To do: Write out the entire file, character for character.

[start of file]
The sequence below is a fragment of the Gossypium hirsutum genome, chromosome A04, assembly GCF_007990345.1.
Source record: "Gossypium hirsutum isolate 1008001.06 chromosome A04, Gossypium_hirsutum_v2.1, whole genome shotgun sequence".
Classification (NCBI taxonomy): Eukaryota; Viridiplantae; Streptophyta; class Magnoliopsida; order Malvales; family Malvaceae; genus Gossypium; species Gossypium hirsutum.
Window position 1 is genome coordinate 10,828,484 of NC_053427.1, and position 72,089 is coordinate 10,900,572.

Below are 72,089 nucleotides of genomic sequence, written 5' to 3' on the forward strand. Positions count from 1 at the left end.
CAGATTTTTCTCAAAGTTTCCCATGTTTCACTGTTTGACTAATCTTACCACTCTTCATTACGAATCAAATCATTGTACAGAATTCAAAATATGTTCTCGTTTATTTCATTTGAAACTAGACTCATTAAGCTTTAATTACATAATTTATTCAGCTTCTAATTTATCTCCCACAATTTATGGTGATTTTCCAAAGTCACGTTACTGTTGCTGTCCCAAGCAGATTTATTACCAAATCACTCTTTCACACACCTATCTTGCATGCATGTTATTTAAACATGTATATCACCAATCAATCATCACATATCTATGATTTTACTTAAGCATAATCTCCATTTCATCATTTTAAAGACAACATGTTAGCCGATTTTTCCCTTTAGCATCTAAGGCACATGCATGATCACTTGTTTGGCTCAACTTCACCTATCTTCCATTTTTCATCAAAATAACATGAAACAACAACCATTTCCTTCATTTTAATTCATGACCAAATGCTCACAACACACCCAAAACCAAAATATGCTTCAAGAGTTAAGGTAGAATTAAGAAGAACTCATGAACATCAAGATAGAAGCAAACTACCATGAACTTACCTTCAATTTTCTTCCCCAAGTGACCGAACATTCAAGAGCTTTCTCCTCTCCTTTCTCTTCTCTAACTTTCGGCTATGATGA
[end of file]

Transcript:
The sequence below is a fragment of the Gossypium hirsutum genome, chromosome A04, assembly GCF_007990345.1.
Source record: "Gossypium hirsutum isolate 1008001.06 chromosome A04, Gossypium_hirsutum_v2.1, whole genome shotgun sequence".
Classification (NCBI taxonomy): Eukaryota; Viridiplantae; Streptophyta; class Magnoliopsida; order Malvales; family Malvaceae; genus Gossypium; species Gossypium hirsutum.
Window position 1 is genome coordinate 10,828,484 of NC_053427.1, and position 72,089 is coordinate 10,900,572.

Below are 72,089 nucleotides of genomic sequence, written 5' to 3' on the forward strand. Positions count from 1 at the left end.
CAGATTTTTCTCAAAGTTTCCCATGTTTCACTGTTTGACTAATCTTACCACTCTTCATTACGAATCAAATCATTGTACAGAATTCAAAATATGTTCTCGTTTATTTCATTTGAAACTAGACTCATTAAGCTTTAATTACATAATTTATTCAGCTTCTAATTTATCTCCCACAATTTATGGTGATTTTCCAAAGTCACGTTACTGTTGCTGTCCCAAGCAGATTTATTACCAAATCACTCTTTCACACACCTATCTTGCATGCATGTTATTTAAACATGTATATCACCAATCAATCATCACATATCTATGATTTTACTTAAGCATAATCTCCATTTCATCATTTTAAAGACAACATGTTAGCCGATTTTTCCCTTTAGCATCTAAGGCACATGCATGATCACTTGTTTGGCTCAACTTCACCTATCTTCCATTTTTCATCAAAATAACATGAAACAACAACCATTTCCTTCATTTTAATTCATGACCAAATGCTCACAACACACCCAAAACCAAAATATGCTTCAAGAGTTAAGGTAGAATTAAGAAGAACTCATGAACATCAAGATAGAAGCAAACTACCATGAACTTACCTTCAATTTTCTTCCCCAAGTGACCGAACATTCAAGAGCTTTCTCCTCTCCTTTCTCTTCTCTAACTTTCGGCTATGATGA